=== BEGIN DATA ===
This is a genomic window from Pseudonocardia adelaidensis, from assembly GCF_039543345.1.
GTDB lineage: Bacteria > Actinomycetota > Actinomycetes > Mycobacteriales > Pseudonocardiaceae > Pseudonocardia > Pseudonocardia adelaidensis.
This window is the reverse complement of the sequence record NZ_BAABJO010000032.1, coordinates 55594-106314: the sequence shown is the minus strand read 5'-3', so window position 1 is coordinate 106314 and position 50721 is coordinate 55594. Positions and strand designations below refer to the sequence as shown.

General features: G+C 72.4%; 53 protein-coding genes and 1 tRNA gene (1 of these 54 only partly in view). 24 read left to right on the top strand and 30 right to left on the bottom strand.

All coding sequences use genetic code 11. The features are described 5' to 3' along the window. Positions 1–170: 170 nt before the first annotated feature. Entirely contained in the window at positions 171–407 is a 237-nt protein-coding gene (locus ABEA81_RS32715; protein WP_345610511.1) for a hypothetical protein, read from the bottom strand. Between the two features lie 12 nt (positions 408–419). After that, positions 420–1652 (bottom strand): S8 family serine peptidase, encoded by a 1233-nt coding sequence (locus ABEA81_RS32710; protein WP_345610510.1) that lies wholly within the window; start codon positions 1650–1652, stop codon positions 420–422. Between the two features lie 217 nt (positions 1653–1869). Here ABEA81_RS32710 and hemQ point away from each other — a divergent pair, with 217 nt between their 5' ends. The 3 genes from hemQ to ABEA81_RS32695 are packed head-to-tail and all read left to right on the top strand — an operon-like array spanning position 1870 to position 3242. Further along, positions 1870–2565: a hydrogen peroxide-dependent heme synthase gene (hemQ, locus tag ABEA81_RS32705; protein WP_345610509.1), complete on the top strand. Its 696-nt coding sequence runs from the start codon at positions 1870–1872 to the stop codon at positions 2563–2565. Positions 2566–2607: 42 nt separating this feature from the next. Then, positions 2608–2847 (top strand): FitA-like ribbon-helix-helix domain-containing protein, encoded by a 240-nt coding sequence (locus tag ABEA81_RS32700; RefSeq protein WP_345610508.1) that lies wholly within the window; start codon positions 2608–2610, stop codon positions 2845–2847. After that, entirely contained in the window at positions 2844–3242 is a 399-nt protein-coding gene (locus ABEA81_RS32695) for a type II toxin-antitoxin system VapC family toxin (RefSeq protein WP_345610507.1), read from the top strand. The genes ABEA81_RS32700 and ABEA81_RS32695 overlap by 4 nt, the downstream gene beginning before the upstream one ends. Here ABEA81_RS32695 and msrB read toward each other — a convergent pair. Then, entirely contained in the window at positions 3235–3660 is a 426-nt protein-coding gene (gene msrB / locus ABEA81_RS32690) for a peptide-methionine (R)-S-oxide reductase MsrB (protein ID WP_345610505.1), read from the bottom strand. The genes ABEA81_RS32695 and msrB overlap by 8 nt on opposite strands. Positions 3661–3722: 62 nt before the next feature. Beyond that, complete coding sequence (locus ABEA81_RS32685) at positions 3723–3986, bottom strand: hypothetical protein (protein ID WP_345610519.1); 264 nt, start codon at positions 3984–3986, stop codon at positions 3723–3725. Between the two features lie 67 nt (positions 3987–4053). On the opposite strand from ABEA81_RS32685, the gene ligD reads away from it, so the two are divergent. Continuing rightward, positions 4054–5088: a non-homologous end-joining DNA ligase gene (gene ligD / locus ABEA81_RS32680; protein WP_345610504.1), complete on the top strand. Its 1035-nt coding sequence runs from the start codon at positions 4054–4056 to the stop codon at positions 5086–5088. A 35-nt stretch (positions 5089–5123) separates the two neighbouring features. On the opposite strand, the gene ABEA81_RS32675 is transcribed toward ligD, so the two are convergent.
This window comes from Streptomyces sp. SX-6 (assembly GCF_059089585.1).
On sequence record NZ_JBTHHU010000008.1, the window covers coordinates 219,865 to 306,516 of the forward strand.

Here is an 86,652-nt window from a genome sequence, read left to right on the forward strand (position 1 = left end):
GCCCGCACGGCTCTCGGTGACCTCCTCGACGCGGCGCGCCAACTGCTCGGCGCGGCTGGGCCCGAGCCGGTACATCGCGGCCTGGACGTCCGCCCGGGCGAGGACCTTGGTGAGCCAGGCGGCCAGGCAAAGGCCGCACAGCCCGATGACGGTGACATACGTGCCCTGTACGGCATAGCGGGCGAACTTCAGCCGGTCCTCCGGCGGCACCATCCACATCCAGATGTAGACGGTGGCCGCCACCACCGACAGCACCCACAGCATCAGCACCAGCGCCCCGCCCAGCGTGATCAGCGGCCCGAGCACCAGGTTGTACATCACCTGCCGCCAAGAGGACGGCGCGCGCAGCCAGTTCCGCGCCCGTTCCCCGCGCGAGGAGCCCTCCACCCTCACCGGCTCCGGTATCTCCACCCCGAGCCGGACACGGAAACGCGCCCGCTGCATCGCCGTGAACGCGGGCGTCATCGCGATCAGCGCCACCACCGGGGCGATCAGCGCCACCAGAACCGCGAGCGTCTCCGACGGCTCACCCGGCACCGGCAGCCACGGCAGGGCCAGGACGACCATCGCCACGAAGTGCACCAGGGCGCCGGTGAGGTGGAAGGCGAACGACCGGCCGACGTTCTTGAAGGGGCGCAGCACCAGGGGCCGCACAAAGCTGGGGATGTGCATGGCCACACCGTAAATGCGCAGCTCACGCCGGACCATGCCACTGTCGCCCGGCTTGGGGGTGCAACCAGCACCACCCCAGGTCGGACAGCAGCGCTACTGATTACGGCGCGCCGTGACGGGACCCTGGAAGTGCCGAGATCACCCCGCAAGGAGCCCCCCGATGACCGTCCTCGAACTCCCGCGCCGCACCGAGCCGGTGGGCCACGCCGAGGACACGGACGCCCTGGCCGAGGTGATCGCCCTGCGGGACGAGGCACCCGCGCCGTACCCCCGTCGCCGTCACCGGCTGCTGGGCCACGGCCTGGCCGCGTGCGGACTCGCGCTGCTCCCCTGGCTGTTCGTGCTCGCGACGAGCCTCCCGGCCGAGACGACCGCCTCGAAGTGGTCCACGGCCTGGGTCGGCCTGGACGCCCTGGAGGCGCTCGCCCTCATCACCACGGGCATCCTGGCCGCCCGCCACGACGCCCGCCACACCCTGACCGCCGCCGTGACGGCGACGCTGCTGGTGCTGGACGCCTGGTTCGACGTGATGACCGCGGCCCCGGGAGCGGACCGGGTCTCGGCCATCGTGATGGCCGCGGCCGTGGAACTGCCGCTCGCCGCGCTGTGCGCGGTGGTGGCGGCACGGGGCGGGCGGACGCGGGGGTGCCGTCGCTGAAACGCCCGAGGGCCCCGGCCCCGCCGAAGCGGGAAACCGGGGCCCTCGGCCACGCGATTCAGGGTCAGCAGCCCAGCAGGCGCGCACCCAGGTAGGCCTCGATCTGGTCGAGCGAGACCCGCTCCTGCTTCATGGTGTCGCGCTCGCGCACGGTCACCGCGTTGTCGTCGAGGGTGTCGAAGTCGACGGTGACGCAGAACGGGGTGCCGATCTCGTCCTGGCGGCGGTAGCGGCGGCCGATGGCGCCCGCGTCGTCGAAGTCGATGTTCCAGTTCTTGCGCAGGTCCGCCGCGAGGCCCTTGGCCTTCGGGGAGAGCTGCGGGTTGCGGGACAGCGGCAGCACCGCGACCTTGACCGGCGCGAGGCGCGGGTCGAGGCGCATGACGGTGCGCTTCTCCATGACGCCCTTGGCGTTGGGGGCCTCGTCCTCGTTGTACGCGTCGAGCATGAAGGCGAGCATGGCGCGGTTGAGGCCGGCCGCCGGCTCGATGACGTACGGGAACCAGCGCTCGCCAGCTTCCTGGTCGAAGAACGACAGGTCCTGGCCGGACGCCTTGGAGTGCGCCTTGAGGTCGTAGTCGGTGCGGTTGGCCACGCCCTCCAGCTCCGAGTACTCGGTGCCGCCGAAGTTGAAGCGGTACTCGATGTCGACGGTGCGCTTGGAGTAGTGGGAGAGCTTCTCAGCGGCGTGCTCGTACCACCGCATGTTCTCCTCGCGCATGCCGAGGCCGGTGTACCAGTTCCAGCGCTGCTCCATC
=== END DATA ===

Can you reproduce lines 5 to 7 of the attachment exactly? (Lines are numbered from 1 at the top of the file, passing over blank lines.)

All coding sequences use genetic code 11. The features are described 5' to 3' along the window. Positions 1–170: 170 nt before the first annotated feature. Entirely contained in the window at positions 171–407 is a 237-nt protein-coding gene (locus ABEA81_RS32715; protein WP_345610511.1) for a hypothetical protein, read from the bottom strand. Between the two features lie 12 nt (positions 408–419). After that, positions 420–1652 (bottom strand): S8 family serine peptidase, encoded by a 1233-nt coding sequence (locus ABEA81_RS32710; protein WP_345610510.1) that lies wholly within the window; start codon positions 1650–1652, stop codon positions 420–422. Between the two features lie 217 nt (positions 1653–1869). Here ABEA81_RS32710 and hemQ point away from each other — a divergent pair, with 217 nt between their 5' ends. The 3 genes from hemQ to ABEA81_RS32695 are packed head-to-tail and all read left to right on the top strand — an operon-like array spanning position 1870 to position 3242. Further along, positions 1870–2565: a hydrogen peroxide-dependent heme synthase gene (hemQ, locus tag ABEA81_RS32705; protein WP_345610509.1), complete on the top strand. Its 696-nt coding sequence runs from the start codon at positions 1870–1872 to the stop codon at positions 2563–2565. Positions 2566–2607: 42 nt separating this feature from the next. Then, positions 2608–2847 (top strand): FitA-like ribbon-helix-helix domain-containing protein, encoded by a 240-nt coding sequence (locus tag ABEA81_RS32700; RefSeq protein WP_345610508.1) that lies wholly within the window; start codon positions 2608–2610, stop codon positions 2845–2847. After that, entirely contained in the window at positions 2844–3242 is a 399-nt protein-coding gene (locus ABEA81_RS32695) for a type II toxin-antitoxin system VapC family toxin (RefSeq protein WP_345610507.1), read from the top strand. The genes ABEA81_RS32700 and ABEA81_RS32695 overlap by 4 nt, the downstream gene beginning before the upstream one ends. Here ABEA81_RS32695 and msrB read toward each other — a convergent pair. Then, entirely contained in the window at positions 3235–3660 is a 426-nt protein-coding gene (gene msrB / locus ABEA81_RS32690) for a peptide-methionine (R)-S-oxide reductase MsrB (protein ID WP_345610505.1), read from the bottom strand. The genes ABEA81_RS32695 and msrB overlap by 8 nt on opposite strands. Positions 3661–3722: 62 nt before the next feature. Beyond that, complete coding sequence (locus ABEA81_RS32685) at positions 3723–3986, bottom strand: hypothetical protein (protein ID WP_345610519.1); 264 nt, start codon at positions 3984–3986, stop codon at positions 3723–3725. Between the two features lie 67 nt (positions 3987–4053). On the opposite strand from ABEA81_RS32685, the gene ligD reads away from it, so the two are divergent. Continuing rightward, positions 4054–5088: a non-homologous end-joining DNA ligase gene (gene ligD / locus ABEA81_RS32680; protein WP_345610504.1), complete on the top strand. Its 1035-nt coding sequence runs from the start codon at positions 4054–4056 to the stop codon at positions 5086–5088. A 35-nt stretch (positions 5089–5123) separates the two neighbouring features. On the opposite strand, the gene ABEA81_RS32675 is transcribed toward ligD, so the two are convergent.
This window comes from Streptomyces sp. SX-6 (assembly GCF_059089585.1).
On sequence record NZ_JBTHHU010000008.1, the window covers coordinates 219,865 to 306,516 of the forward strand.